COGNITIVE AND BEHAVIORAL PREDICTORS IN THE PROCESS OF SMOKING CESSATION DURING PREGNANCY: TESTING FOR DISCONTINUITY PATTERNS IN THE TRANSTHEORETICAL MODEL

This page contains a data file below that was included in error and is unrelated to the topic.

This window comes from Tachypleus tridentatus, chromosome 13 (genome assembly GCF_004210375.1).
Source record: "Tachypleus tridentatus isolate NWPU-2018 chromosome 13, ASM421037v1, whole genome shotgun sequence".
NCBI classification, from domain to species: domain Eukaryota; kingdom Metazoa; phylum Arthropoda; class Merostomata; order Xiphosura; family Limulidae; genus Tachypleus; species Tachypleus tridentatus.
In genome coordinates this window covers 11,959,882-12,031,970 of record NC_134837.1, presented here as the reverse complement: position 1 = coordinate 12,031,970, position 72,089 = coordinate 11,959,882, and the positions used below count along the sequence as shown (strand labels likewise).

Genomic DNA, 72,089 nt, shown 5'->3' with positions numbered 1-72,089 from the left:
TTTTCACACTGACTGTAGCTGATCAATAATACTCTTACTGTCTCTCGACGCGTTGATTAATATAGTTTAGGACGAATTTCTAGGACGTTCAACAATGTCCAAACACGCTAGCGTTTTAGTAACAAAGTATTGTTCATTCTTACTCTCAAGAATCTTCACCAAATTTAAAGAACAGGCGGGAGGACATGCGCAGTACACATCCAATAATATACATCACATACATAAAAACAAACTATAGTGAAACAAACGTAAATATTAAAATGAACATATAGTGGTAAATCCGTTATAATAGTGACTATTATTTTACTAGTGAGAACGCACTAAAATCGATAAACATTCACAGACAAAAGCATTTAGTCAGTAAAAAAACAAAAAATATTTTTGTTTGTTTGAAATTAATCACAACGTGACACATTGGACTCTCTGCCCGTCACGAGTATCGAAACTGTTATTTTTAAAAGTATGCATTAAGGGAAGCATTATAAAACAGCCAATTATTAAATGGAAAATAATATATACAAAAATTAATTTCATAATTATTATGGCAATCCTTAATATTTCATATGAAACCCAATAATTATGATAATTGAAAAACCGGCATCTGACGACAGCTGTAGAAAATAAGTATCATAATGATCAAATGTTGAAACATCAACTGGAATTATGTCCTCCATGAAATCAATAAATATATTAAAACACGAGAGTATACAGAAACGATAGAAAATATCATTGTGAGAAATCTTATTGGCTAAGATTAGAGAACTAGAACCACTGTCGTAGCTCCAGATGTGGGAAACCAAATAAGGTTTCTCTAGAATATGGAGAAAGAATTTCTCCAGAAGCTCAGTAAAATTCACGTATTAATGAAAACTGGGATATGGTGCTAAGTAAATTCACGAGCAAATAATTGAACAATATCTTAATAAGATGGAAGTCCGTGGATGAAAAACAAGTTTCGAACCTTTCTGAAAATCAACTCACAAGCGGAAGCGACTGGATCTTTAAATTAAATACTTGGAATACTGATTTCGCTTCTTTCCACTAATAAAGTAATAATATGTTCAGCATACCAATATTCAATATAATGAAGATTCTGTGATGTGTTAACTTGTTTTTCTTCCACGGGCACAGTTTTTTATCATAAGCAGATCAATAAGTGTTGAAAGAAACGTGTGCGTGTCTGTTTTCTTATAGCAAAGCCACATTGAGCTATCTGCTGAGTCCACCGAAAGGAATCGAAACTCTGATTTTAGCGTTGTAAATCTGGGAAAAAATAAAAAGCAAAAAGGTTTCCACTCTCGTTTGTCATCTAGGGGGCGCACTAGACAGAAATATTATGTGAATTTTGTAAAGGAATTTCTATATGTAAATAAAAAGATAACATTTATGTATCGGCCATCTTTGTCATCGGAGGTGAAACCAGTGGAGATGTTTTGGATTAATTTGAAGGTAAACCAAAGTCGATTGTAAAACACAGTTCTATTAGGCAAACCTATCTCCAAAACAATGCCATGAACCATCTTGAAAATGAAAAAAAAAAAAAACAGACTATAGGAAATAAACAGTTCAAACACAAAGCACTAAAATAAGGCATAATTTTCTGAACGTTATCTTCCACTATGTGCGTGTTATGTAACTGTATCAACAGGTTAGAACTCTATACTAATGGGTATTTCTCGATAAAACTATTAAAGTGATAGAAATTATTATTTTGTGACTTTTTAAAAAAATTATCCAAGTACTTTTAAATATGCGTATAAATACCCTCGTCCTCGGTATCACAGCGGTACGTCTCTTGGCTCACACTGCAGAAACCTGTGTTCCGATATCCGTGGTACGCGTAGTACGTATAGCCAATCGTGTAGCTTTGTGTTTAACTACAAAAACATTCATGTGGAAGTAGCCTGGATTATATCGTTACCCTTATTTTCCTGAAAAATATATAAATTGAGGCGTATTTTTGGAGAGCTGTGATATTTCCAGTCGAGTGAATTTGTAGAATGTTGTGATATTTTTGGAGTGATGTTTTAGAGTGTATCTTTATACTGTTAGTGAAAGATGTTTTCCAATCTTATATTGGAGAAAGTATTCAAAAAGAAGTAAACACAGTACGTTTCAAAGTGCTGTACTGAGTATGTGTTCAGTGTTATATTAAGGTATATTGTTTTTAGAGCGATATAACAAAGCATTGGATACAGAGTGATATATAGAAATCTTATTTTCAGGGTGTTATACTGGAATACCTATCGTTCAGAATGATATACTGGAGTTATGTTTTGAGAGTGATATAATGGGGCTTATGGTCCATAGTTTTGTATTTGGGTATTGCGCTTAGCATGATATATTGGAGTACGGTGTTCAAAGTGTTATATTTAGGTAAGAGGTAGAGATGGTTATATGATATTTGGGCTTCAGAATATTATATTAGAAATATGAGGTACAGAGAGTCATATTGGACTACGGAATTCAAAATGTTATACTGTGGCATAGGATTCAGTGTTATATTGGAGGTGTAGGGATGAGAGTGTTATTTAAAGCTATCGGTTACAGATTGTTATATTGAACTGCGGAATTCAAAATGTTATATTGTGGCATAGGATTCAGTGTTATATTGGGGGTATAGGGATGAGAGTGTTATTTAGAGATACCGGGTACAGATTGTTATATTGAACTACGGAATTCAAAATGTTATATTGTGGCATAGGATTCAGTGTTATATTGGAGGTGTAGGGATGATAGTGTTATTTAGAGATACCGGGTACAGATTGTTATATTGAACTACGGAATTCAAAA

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The aim of the study was to assess predictive power of cognitive variables and health-promoting behaviors for the process of smoking cessation described in terms of the Transtheoretical Model (TTM). Participants in the study were 150 women (mean age 26.93, SD = 4.56 years), in uncomplicated pregnancy. Cigarette smokers constituted 29.3% of the sample, while the rest had previously quitted smoking (in that number 42.1% during pregnancy). Beliefs and expectations were measured by means of scales developed by the authoress, while health-related behaviors were assessed using the Health Behavior Inventory (HBI) by Z. Juczynski, supplemented with pregnancy-specific behaviors. TTM discontinuity patterns were tested in the study using polynomial-based orthogonal contrasts. Statistically significant linear trends were found for expectations concerning the infant's health state and the course of delivery, for beliefs about the effect of maternal smoking on infant health, as well as for pregnancy health behaviors. The obtained results were confirmed by hierarchical regression analysis, with smoking cessation explained to a larger extent by cognitive factors than by health-related behaviors. This may suggest that the TTM is a 'pseudo-stage' model, and a general change of the variables under study is of greater importance for the process of smoking cessation than focusing on the TTM stages.
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